13. Great review- I am a “junkie” too, I did the “I’ll clean decks and bathrooms, I just need a bed!” We did that same cruise, Amsterdam-Basel, Paris-Normandy. Our favorite was our first on the Rhine Amsterdam to Basel- we go at christmastime- it is less expensive, we are about to do Frankfurt to Nuremberg- and we have stayed, on our own, after by pricelining hotels and just extending our flight out. We love this cruiseline although I have heard it talked down. We tend to make friends in the airport waiting for transport, if you are on your own, which I would do in a heartbeat! get to dinner early sit at the biggest table there is- couples will come and ask the first night “Mind if we join you” and you will make friends. I go with my partner every year he is more of the history buff I want to soak up the culture, I sometimes don’t do the tours if they are going to take the whole day. I tend to find a friend like me who just wants to “hang out” and see the local sites. We have also docked up against other cruise ships in small ports. We toured the avalon ships and other lines, just ask as you walk through “hey I’m interested in your line but am on Viking can you tell and show me a little about your line” they are happy to accommodate. But some more experienced people have said Avalon is nice, more expensive and a bit more “stuffy” I’m mid 40s and my partner mid 50s. There are people around our age and up. who cares? there is a love of travel and adventure to share. The ONLY time we had a bit of an issue was Paris to Normandy- and we very much wanted to visit the beaches of the invasion- on the bus were a bunch of young kids- their parents thought this would be a good Christmas present I suppose- they sat near the back of the bus, where we were, their parents of course sat near the front- why bother to supervise their kids. They were so loud and rowdy that the teacher and asst principal in me and my partner took over after our being bothered and others around us I went back to them and said “Are you having fun? Great. Hey this is a great historical tour and you all are not paying attention at all and I am sure your parents paid a lot for your trip so I am going to ask you just one time nicely to ‘shut up’ and keep quiet, if you don’t I will have a talk with our cruise director. We paid alot of money for this trip, and you need to respect that.” They did stay quiet, people around us thanked me. Of course I got a mom coming up to me “they are just kids” I said “and you are just a parent- so do your job as your children are ruining my tour- they quieted down but you need to be the mom and check on them, if you don’t I know the policy of this cruiseline about this behavior and there are plenty around us to back us up” She called me rude, someone else said “no you are rude, you didn’t do YOUR job this gentleman did, your children are rude too and we WILL talk to the cruise director” In the end they did, and the cruise director came to me and I told her what happened- typical parents. So bottom line…………..I think christmas and Paris is not a good combo I had never seen so many “families” with children on a river cruise.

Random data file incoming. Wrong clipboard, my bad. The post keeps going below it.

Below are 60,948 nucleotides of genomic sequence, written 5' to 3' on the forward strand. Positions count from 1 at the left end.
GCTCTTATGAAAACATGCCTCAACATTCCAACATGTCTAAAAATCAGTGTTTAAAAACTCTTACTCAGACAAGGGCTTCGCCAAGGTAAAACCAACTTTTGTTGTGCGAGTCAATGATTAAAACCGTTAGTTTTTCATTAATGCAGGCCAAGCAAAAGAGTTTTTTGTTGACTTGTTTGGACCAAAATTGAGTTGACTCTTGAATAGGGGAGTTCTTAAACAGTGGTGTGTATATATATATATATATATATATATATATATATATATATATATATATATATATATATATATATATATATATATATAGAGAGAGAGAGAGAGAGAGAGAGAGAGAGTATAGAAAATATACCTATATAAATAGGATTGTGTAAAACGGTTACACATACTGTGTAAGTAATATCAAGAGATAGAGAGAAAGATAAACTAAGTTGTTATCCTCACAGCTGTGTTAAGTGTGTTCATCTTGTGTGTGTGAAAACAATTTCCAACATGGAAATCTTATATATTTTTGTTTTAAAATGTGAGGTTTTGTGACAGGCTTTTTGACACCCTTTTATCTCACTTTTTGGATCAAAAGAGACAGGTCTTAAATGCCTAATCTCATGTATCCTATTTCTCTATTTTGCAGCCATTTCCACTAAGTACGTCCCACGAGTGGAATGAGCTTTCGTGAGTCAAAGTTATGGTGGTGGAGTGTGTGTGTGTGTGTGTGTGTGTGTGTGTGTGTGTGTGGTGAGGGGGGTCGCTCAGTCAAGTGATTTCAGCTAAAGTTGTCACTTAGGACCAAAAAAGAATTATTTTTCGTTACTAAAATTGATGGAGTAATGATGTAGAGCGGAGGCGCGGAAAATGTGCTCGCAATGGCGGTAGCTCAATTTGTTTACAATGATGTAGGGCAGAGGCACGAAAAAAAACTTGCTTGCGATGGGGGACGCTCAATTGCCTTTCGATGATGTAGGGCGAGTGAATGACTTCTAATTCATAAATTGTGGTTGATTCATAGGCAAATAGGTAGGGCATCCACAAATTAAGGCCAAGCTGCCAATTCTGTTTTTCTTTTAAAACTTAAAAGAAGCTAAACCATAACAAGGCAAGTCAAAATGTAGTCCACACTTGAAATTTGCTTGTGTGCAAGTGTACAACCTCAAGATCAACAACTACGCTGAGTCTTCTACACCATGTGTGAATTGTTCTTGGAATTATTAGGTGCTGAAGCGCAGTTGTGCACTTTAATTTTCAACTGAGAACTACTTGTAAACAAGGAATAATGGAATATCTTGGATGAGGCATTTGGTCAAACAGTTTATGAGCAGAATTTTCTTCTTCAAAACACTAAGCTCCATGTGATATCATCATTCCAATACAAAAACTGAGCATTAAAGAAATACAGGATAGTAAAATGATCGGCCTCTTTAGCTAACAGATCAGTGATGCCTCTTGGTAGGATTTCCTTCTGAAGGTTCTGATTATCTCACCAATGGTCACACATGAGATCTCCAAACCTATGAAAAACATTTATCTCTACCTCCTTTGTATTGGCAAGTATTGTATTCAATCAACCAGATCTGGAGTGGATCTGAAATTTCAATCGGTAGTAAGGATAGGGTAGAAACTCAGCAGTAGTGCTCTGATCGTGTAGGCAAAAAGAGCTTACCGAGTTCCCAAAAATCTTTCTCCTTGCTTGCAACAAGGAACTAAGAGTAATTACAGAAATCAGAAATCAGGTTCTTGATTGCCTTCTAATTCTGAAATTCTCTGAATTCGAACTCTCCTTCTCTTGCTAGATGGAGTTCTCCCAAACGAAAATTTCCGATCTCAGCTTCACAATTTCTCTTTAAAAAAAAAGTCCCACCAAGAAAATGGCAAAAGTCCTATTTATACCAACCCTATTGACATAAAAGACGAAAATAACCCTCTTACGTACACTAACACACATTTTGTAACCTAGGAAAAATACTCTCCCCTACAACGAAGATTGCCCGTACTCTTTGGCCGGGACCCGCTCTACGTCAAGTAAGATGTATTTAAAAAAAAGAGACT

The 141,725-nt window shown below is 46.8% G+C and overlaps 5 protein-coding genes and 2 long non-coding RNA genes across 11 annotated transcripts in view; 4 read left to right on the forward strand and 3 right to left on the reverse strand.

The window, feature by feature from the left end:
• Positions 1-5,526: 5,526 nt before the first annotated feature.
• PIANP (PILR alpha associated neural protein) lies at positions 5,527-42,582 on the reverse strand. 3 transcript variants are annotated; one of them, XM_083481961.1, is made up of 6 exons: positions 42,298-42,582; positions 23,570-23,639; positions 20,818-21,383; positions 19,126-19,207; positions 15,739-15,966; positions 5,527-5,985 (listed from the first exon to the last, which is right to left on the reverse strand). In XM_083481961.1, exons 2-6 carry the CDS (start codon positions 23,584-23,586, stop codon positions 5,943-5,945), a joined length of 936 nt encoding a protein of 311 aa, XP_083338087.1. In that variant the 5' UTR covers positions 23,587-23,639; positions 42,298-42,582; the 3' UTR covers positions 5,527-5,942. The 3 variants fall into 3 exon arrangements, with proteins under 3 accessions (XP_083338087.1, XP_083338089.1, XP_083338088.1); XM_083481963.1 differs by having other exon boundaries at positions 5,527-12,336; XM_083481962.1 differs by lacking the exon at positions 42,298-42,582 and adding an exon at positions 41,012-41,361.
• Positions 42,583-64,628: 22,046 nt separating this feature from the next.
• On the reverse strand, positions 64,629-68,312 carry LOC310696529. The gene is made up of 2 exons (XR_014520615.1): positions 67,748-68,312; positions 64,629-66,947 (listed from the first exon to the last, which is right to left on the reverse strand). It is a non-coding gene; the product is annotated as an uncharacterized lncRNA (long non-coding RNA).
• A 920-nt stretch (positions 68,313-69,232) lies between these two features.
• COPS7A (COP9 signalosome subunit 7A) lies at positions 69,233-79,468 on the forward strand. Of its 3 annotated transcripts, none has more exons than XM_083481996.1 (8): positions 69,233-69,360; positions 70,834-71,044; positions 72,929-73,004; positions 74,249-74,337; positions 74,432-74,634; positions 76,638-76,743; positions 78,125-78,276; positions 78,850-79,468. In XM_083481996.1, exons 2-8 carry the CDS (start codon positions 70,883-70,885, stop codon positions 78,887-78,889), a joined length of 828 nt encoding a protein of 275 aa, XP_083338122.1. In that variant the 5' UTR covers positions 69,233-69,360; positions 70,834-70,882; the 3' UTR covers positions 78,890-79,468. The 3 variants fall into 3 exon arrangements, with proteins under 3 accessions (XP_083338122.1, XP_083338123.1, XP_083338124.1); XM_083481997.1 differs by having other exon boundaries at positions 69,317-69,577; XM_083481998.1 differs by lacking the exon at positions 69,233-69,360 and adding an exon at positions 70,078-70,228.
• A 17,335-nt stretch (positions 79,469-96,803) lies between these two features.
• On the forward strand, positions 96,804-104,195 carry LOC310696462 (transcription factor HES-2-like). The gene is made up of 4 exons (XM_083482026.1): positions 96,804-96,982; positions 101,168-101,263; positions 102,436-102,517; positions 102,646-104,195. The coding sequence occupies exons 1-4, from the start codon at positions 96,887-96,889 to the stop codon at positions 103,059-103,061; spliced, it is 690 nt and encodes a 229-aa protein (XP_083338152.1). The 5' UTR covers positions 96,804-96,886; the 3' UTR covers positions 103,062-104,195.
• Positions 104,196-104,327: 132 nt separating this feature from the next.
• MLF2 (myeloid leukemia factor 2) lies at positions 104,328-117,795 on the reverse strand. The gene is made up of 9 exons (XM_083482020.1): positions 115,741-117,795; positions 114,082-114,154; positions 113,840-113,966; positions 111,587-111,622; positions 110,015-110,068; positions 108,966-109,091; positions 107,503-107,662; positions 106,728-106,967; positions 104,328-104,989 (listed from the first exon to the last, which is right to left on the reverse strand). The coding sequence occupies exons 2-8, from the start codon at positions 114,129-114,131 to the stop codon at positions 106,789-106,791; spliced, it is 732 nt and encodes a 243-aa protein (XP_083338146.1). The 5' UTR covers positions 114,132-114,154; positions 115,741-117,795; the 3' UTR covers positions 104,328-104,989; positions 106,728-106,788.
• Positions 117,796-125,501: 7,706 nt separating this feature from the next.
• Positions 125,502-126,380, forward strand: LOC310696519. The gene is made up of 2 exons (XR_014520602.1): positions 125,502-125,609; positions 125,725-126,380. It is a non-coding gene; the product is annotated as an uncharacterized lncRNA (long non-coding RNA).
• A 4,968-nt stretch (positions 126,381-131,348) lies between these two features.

We have never had a problem other than that. The food is always good. Nice selection- don’t like it there is the standard Steak at dinner which is very very nice. OH the normandy trip- do try the oyter tasting- its like an on board excursion- I had never had raw oysters before- it was hilarious, informative, incredibly fun and now I like raw oysters, the endless champagne and triple the amount of oysters to taste gave me time to “Acquire” a taste for them as the couple next to me promised and then we had dinner with that night.

    I’m so excited about Frankfurt to nuremburg on the Main canal- it is short so we extended 4 days in Nuremburg. Taking two friends with us one has never done a viking cruise- he is very excited. We get to fly KLM on the way there- awesome airline! AirFrance on the way back- not so awesome but thats the way home so no worries.